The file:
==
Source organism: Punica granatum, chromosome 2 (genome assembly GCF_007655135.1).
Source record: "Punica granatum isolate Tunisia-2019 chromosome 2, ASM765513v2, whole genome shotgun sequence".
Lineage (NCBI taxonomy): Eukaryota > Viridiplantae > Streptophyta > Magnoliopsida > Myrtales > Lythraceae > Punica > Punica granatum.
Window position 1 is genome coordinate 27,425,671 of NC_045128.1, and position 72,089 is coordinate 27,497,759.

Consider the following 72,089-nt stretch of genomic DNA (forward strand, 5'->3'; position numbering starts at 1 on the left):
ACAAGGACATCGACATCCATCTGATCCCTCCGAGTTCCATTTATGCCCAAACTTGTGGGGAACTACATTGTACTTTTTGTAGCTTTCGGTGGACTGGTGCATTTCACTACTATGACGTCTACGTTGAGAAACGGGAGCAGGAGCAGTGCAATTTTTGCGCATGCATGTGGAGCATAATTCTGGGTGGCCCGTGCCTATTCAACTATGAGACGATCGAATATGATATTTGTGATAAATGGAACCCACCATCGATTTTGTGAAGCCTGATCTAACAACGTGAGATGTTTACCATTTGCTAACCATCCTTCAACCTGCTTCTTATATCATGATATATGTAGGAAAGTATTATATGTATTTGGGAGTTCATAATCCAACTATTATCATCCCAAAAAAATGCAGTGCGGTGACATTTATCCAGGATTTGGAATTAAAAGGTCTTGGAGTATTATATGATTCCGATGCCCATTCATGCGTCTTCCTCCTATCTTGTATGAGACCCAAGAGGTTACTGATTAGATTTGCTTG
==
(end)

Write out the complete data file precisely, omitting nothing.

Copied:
Source organism: Punica granatum, chromosome 2 (genome assembly GCF_007655135.1).
Source record: "Punica granatum isolate Tunisia-2019 chromosome 2, ASM765513v2, whole genome shotgun sequence".
Lineage (NCBI taxonomy): Eukaryota > Viridiplantae > Streptophyta > Magnoliopsida > Myrtales > Lythraceae > Punica > Punica granatum.
Window position 1 is genome coordinate 27,425,671 of NC_045128.1, and position 72,089 is coordinate 27,497,759.

Consider the following 72,089-nt stretch of genomic DNA (forward strand, 5'->3'; position numbering starts at 1 on the left):
ACAAGGACATCGACATCCATCTGATCCCTCCGAGTTCCATTTATGCCCAAACTTGTGGGGAACTACATTGTACTTTTTGTAGCTTTCGGTGGACTGGTGCATTTCACTACTATGACGTCTACGTTGAGAAACGGGAGCAGGAGCAGTGCAATTTTTGCGCATGCATGTGGAGCATAATTCTGGGTGGCCCGTGCCTATTCAACTATGAGACGATCGAATATGATATTTGTGATAAATGGAACCCACCATCGATTTTGTGAAGCCTGATCTAACAACGTGAGATGTTTACCATTTGCTAACCATCCTTCAACCTGCTTCTTATATCATGATATATGTAGGAAAGTATTATATGTATTTGGGAGTTCATAATCCAACTATTATCATCCCAAAAAAATGCAGTGCGGTGACATTTATCCAGGATTTGGAATTAAAAGGTCTTGGAGTATTATATGATTCCGATGCCCATTCATGCGTCTTCCTCCTATCTTGTATGAGACCCAAGAGGTTACTGATTAGATTTGCTTG